Hi! I’m Samantha. Thanks for stopping by.
I’m a former librarian transitioning to a career in freelance writing. I live with my husband and our cat in North Carolina. After several incorrect diagnoses, I recently learned I have provisional tic disorder, ADHD, and obsessive compulsive anxiety.
How I Got Here
It didn’t take me long to realize that I was different from other people; I never really felt like I fit in. In elementary school, when I learned the basics of the term “autistic,” I secretly suspected that it may describe me. At that age, however, I also secretly suspected I was turning into a seal, so maybe I wasn’t fully qualified to self-diagnose. Did I mention I was a weird kid?
By my teen years, I still felt off and experienced many episodes and quirks to support the feeling, but most were easily rationalized. I was too sensitive, too messy, too serious, too careless, too worried, too shy. The things that couldn’t be explained through character flaws had just been part of my life for so long it didn’t occur to me they should cause alarm. I mean, what tween doesn’t routinely imagine an obituary reporting her untimely death?
In college, my now-husband convinced me all those thoughts and behaviors fell well outside the parameters of “normal,” and I was diagnosed with generalized anxiety disorder. I later developed panic disorder and earned a chronic depression diagnosis, too. Because I was actively seeking help from qualified professionals, I was prescribed medication and therapy, and now I am a fully-functioning adult…
is how I wish I could end this introduction.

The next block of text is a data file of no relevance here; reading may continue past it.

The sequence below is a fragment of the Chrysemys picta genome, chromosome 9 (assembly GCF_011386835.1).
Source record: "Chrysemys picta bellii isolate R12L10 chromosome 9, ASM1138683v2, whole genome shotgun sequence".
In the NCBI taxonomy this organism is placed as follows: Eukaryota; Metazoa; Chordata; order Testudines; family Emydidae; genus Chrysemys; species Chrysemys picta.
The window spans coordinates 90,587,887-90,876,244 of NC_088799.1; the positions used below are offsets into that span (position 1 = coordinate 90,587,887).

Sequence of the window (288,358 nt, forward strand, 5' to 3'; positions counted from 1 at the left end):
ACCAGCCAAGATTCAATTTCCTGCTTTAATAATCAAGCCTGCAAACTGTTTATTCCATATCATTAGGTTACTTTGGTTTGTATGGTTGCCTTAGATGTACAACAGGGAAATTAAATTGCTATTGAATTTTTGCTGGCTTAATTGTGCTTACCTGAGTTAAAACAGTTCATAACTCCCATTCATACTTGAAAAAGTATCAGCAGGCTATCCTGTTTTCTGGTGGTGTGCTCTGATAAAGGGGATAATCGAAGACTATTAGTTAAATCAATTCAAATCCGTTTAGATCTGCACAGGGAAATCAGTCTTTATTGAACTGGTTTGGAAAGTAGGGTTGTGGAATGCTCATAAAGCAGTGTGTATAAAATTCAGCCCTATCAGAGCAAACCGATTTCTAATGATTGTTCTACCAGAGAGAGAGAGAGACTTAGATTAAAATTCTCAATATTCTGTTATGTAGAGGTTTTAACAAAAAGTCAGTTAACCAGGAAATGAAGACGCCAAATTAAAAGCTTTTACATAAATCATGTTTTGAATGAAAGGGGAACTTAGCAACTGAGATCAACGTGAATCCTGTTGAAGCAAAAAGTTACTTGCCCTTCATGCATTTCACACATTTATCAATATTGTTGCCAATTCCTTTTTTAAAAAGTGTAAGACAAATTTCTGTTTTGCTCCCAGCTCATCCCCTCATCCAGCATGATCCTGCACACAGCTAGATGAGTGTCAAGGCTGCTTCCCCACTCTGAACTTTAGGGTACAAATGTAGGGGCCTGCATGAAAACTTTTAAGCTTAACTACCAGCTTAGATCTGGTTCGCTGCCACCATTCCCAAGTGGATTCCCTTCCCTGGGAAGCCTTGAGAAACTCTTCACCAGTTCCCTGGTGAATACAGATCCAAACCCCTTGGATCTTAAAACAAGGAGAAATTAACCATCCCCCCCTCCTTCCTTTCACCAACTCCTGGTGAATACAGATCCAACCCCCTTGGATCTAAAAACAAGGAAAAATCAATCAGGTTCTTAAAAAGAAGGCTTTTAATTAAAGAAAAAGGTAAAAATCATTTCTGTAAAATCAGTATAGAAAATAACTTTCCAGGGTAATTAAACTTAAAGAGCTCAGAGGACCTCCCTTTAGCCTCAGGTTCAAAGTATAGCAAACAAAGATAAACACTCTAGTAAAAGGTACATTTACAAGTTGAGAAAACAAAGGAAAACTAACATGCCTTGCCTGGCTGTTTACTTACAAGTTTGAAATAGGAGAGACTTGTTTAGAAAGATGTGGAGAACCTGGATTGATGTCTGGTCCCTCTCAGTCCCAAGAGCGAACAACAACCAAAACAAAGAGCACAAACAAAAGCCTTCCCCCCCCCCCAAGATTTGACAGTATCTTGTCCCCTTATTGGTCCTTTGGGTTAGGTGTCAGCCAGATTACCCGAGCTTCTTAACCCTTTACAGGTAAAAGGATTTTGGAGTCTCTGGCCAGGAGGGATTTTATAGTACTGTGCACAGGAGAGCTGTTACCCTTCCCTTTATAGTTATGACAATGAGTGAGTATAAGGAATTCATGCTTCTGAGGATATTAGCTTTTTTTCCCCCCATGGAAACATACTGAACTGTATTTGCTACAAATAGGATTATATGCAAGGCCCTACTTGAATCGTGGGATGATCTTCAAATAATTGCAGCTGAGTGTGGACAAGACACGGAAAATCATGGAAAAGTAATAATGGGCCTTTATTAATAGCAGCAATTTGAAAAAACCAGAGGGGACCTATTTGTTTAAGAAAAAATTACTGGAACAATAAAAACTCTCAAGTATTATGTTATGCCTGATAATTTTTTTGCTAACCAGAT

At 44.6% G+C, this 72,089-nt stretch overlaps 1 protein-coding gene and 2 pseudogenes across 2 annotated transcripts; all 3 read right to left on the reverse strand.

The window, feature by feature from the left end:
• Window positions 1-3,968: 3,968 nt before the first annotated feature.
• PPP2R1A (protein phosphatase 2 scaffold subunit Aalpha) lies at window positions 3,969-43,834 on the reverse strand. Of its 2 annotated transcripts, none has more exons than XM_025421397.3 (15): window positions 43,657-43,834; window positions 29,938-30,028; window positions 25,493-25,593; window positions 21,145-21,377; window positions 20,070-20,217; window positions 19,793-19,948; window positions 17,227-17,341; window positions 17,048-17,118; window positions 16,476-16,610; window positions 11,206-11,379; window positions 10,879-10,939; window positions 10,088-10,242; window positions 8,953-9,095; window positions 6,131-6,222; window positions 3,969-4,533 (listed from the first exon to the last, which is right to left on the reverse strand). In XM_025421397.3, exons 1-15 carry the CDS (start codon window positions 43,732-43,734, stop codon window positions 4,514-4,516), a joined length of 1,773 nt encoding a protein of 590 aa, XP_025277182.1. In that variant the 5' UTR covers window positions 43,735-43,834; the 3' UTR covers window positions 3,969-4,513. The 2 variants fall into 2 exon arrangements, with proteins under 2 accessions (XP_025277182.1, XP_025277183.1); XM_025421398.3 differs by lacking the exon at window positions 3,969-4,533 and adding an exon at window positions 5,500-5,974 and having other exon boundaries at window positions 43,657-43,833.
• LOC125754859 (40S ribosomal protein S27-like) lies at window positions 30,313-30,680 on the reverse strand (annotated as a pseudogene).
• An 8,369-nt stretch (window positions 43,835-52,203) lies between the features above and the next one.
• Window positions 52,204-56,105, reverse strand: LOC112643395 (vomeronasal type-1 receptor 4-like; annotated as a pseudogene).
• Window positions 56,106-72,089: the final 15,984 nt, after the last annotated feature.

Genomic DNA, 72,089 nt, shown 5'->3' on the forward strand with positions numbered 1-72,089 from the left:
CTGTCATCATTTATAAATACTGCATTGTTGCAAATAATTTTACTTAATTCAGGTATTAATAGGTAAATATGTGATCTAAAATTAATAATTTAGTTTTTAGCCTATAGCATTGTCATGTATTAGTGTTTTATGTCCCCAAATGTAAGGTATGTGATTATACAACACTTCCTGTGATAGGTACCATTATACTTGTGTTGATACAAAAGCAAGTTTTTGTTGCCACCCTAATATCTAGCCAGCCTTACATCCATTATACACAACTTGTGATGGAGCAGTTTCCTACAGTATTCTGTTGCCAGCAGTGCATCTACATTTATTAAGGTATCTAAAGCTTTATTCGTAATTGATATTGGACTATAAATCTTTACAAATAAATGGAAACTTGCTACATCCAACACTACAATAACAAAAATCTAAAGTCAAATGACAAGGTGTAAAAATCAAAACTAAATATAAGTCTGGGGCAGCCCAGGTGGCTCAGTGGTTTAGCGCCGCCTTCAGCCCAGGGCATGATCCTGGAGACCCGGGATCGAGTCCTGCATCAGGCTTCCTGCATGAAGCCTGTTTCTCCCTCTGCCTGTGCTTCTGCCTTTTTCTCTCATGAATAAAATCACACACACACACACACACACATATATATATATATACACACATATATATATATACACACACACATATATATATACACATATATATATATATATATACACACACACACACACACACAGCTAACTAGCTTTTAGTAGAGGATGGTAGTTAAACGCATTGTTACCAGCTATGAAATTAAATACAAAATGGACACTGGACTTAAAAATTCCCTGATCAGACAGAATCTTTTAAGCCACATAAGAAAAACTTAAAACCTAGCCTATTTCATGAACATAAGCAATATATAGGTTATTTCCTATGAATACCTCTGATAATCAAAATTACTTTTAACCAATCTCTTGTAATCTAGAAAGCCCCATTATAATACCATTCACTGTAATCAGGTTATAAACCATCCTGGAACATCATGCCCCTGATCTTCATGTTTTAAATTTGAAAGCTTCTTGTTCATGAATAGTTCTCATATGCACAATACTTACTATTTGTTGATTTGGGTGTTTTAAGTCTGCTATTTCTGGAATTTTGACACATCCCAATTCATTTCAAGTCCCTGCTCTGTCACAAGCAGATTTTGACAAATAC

Instead, I went through nearly ten years of awful side effects, expensive tests, multiple job resignations, and feelings that I was a complete and utter failure before ultimately being informed I never had the disorders I had been fighting. I had been misdiagnosed. No GAD. No chronic depression.
Turns out, what I actually have is a form of Tourette syndrome called provisional tic disorder, which I only discovered after I developed involuntary movements for the third time in a four-year period. The movements became so disruptive that I stopped working (again) and found a specialist in another city. From that specialist, I learned my tic disorder comes in a convenient three-for-one deal known as the Tourette syndrome clinical triad. In my case, this means I also have obsessive compulsive anxiety and ADHD. Yay!
No, really. Yay! After over a quarter century of blaming myself for feeling wrong, I finally have a diagnosis that makes sense. Now I’m learning everything I can about neurodevelopmental and mental health disorders in an attempt to catch up on 28 years’ worth of coping devices and education. I’m also examining the institutional factors that impeded my diagnosis. Along the way, I’m discovering how to work with my neurodivergence instead of against it.
I figure I might as well write about what I learn while I’m at it. Maybe my efforts will help a fellow weirdo find their answers with a little less struggle.